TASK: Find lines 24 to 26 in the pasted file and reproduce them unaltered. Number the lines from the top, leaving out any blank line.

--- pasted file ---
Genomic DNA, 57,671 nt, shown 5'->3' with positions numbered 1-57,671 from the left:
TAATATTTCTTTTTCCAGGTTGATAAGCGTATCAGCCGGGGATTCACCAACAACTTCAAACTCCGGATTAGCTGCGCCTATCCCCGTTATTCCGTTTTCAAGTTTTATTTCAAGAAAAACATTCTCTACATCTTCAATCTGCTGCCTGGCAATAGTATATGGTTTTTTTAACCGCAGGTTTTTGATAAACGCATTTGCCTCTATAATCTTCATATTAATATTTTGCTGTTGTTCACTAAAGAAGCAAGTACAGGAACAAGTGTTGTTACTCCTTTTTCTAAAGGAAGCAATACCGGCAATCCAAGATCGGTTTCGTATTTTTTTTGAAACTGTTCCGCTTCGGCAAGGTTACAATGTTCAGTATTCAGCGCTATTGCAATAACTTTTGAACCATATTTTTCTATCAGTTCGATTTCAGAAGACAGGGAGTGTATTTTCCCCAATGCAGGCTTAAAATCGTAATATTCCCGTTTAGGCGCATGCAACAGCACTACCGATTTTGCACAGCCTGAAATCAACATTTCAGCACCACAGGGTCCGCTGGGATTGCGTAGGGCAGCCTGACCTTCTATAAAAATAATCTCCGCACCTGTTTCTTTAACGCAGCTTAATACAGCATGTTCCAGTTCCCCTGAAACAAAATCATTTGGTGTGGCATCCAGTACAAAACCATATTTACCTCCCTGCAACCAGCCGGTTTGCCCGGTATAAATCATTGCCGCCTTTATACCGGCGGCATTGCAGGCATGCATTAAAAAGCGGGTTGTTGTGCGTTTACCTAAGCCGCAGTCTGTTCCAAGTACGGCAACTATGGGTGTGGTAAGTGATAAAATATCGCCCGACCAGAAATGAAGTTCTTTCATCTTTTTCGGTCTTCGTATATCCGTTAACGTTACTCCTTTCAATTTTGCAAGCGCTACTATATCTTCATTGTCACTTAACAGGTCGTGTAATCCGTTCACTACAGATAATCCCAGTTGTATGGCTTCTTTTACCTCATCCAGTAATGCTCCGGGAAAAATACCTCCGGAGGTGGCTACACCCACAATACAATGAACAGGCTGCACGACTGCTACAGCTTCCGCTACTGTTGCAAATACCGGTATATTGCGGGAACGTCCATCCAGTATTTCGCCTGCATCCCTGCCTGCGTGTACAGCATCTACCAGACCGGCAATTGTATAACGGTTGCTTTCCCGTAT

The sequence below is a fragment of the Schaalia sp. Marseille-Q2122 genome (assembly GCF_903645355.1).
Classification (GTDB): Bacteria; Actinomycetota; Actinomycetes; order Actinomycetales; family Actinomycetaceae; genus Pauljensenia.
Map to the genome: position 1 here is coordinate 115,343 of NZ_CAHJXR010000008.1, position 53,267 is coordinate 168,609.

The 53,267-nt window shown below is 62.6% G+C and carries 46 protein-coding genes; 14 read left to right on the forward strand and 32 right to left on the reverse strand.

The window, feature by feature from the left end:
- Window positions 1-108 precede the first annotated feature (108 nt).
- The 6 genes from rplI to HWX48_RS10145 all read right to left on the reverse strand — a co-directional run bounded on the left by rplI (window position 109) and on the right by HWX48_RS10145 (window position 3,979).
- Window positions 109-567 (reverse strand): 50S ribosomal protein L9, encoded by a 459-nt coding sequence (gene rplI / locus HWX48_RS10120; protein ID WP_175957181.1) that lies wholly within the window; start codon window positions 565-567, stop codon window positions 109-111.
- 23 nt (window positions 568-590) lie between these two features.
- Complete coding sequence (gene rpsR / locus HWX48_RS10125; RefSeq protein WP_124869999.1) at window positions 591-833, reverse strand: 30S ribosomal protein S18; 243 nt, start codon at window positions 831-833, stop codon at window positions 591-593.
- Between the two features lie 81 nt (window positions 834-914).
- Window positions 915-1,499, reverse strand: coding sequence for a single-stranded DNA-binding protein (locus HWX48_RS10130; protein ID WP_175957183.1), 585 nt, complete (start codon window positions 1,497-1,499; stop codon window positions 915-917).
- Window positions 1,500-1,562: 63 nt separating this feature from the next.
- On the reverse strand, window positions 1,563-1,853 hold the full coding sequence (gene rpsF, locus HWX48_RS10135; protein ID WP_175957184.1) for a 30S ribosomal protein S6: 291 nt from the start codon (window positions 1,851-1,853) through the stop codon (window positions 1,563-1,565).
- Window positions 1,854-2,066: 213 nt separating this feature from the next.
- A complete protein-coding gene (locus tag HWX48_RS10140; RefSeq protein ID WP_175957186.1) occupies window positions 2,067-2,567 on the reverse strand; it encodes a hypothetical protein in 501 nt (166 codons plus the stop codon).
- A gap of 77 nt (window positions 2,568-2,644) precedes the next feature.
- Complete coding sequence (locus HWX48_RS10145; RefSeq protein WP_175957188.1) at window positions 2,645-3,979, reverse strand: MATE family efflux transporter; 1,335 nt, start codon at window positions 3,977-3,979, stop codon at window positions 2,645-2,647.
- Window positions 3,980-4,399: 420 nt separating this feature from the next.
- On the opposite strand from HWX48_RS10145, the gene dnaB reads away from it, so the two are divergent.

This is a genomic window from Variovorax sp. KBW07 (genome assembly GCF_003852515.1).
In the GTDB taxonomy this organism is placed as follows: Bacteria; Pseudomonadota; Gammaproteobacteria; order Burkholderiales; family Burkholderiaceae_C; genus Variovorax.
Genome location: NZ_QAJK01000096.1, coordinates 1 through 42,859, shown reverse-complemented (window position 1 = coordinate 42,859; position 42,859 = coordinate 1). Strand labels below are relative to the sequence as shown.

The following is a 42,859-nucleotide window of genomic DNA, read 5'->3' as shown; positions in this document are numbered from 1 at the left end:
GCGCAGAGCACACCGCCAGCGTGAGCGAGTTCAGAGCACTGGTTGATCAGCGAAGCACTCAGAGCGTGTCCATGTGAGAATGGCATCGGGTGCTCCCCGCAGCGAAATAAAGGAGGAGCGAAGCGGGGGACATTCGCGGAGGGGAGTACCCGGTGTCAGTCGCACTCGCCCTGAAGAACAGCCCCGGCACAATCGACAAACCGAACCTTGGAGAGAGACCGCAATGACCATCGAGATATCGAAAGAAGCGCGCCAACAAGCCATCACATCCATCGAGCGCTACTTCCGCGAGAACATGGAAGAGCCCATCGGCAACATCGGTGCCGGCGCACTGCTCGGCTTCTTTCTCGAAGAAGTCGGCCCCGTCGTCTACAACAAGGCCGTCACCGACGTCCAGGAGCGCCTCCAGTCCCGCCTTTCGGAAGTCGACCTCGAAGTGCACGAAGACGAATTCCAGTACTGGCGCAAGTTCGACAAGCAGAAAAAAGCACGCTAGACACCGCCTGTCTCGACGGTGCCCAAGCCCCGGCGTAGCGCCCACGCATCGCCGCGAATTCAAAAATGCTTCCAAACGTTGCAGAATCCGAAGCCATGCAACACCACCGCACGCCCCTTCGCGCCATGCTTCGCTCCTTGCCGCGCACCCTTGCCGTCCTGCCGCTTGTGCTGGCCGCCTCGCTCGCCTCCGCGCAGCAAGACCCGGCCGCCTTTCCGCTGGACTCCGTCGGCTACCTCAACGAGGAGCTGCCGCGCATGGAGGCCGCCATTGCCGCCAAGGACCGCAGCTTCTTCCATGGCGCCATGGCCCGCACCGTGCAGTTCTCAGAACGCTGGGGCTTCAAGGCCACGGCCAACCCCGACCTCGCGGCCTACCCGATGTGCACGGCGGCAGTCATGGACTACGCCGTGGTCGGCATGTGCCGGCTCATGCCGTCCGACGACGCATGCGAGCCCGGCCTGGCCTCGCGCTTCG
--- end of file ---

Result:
In the GTDB taxonomy this organism is placed as follows: Bacteria; Pseudomonadota; Gammaproteobacteria; order Burkholderiales; family Burkholderiaceae_C; genus Variovorax.
Genome location: NZ_QAJK01000096.1, coordinates 1 through 42,859, shown reverse-complemented (window position 1 = coordinate 42,859; position 42,859 = coordinate 1). Strand labels below are relative to the sequence as shown.

The following is a 42,859-nucleotide window of genomic DNA, read 5'->3' as shown; positions in this document are numbered from 1 at the left end: